num_samples=-1,    # the maximal number of configs to try, -1 means infinite
    time_budget_s=60,   # the time budget in seconds
    local_dir='logs/',  # the local directory to store logs
    search_alg=blendsearch  # or cfo
    )

print(analysis.best_trial.last_result)  # the best trial's result
print(analysis.best_config)  # the best config

Other key Ray Tune features include:

Benchmark results

 We have conducted an experiment to check how well BlendSearch stacks up to Optuna (with multivariate TPE sampler) and random search in a highly parallelized setting. We have used a subset of 12 datasets from the AutoML Benchmark. Each optimization run was conducted with 16 trials in parallel for 20 minutes, using 3-fold cross-validation, using ROC-AUC (weighted one-vs-rest for multiclass datasets). The runs were repeated three times with different random seeds. Reproduction code can be found here.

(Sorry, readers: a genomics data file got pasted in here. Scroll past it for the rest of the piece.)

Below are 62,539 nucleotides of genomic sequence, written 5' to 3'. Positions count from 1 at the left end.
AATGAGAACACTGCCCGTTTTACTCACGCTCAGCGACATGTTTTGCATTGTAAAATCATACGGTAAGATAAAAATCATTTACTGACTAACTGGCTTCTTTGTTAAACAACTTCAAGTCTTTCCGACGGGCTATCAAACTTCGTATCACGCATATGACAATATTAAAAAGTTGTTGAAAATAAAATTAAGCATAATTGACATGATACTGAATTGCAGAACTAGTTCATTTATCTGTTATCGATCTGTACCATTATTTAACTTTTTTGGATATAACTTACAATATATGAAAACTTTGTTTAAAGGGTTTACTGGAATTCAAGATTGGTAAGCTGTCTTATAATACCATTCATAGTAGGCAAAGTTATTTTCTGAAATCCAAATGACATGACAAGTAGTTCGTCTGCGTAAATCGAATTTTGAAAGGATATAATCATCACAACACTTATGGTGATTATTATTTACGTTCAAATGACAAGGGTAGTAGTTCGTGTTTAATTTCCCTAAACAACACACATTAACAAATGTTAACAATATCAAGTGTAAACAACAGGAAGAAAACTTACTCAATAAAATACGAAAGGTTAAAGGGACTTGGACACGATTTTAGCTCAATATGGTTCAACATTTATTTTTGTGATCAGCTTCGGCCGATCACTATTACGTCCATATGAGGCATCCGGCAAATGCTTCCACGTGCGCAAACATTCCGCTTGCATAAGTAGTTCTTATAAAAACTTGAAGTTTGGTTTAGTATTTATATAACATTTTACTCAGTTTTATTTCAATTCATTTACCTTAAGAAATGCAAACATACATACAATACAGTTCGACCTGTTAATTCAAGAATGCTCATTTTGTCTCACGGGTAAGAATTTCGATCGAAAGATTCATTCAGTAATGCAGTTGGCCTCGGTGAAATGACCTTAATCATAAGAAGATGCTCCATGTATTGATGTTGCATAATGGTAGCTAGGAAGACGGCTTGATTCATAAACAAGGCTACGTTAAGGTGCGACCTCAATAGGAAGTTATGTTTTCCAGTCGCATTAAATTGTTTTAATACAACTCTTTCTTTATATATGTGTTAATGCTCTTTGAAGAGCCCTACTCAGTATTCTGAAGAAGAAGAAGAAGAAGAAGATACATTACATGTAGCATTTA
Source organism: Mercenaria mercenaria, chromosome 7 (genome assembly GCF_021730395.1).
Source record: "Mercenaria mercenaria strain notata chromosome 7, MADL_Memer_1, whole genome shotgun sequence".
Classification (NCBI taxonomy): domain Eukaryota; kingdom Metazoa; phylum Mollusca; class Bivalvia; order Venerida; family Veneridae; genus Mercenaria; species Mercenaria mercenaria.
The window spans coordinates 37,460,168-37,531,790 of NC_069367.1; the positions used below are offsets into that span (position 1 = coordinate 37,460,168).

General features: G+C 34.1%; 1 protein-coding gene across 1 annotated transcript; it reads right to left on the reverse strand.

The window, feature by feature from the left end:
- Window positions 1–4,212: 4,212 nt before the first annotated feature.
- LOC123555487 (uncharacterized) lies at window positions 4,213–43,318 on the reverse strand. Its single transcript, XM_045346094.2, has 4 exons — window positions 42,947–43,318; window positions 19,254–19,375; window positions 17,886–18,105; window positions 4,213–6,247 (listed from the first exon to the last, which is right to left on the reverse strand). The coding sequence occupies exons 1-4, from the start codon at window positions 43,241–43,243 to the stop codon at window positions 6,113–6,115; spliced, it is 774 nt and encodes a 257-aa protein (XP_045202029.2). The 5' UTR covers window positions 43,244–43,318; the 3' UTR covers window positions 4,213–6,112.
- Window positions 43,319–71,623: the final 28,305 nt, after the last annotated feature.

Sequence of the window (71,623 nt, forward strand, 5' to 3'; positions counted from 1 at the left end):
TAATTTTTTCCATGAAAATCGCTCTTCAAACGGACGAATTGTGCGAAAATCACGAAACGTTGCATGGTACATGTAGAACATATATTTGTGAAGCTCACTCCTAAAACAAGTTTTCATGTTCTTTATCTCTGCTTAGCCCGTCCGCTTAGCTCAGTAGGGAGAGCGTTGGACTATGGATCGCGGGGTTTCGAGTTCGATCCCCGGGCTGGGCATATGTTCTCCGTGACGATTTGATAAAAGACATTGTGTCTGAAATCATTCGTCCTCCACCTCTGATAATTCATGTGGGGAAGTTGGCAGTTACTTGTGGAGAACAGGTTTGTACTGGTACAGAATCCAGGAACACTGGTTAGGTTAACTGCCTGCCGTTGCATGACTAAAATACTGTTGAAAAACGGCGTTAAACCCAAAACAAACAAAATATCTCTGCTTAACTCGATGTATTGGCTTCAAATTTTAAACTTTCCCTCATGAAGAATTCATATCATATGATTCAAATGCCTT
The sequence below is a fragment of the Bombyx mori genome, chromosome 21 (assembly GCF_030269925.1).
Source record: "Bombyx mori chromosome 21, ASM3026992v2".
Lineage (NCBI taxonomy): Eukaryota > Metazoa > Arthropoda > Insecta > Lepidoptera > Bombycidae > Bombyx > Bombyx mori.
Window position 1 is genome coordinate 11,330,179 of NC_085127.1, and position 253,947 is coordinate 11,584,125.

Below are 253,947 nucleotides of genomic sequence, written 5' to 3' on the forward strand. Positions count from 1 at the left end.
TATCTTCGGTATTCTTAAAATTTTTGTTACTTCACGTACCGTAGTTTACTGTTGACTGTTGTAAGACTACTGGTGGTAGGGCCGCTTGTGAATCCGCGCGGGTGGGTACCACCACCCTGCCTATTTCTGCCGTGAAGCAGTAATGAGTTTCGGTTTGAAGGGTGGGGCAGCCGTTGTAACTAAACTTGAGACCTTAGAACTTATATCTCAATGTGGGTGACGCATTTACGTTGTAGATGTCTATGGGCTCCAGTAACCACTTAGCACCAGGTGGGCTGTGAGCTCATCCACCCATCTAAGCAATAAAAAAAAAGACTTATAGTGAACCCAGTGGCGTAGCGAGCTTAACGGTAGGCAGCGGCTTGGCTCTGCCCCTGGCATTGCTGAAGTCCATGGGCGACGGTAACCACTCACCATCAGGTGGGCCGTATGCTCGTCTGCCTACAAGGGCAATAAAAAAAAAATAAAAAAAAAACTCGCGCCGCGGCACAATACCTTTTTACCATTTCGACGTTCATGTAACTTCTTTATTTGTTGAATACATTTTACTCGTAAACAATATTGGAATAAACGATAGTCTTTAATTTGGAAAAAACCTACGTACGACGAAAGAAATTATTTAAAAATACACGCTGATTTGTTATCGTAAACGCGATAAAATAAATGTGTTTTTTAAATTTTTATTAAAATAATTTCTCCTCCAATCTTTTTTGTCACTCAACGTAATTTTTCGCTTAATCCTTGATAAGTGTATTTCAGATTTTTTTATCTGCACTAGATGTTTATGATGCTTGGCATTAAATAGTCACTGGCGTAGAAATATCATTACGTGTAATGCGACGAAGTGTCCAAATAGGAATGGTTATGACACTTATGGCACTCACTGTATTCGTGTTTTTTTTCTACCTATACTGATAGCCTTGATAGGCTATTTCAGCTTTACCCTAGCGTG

Image by authors

BlendSearch achieved the best cross-validation score in 6 out of 12 datasets. Furthermore, BlendSearch had an average of 2.52% improvement over random search, compared to Optuna’s 1.96%. It is worth noting that BlendSearch was using univariate Optuna-TPE as its global searcher — using multivariate TPE would most likely improve the scores further.

image by authors

In addition, thanks to its cost-frugal approach, BlendSearch evaluated, on average, twice the number of trials than the other searchers in the same time limit. This shows that the gap between BlendSearch and the other algorithms will increase with bigger time budgets.

Conclusion

 
 FLAML is a newly released library containing state-of-the-art hyperparameter optimization algorithms that leverages the structure of the search space to optimize for both cost and model performance simultaneously. FLAML can also utilize Ray Tune for distributed hyperparameter tuning to scale up these economical AutoML methods across a cluster.

For more information on FLAML, please see the GitHub repository and the project page. If you would like to keep up to date with all things Ray, consider following @raydistributed on twitter and sign up for the newsletter.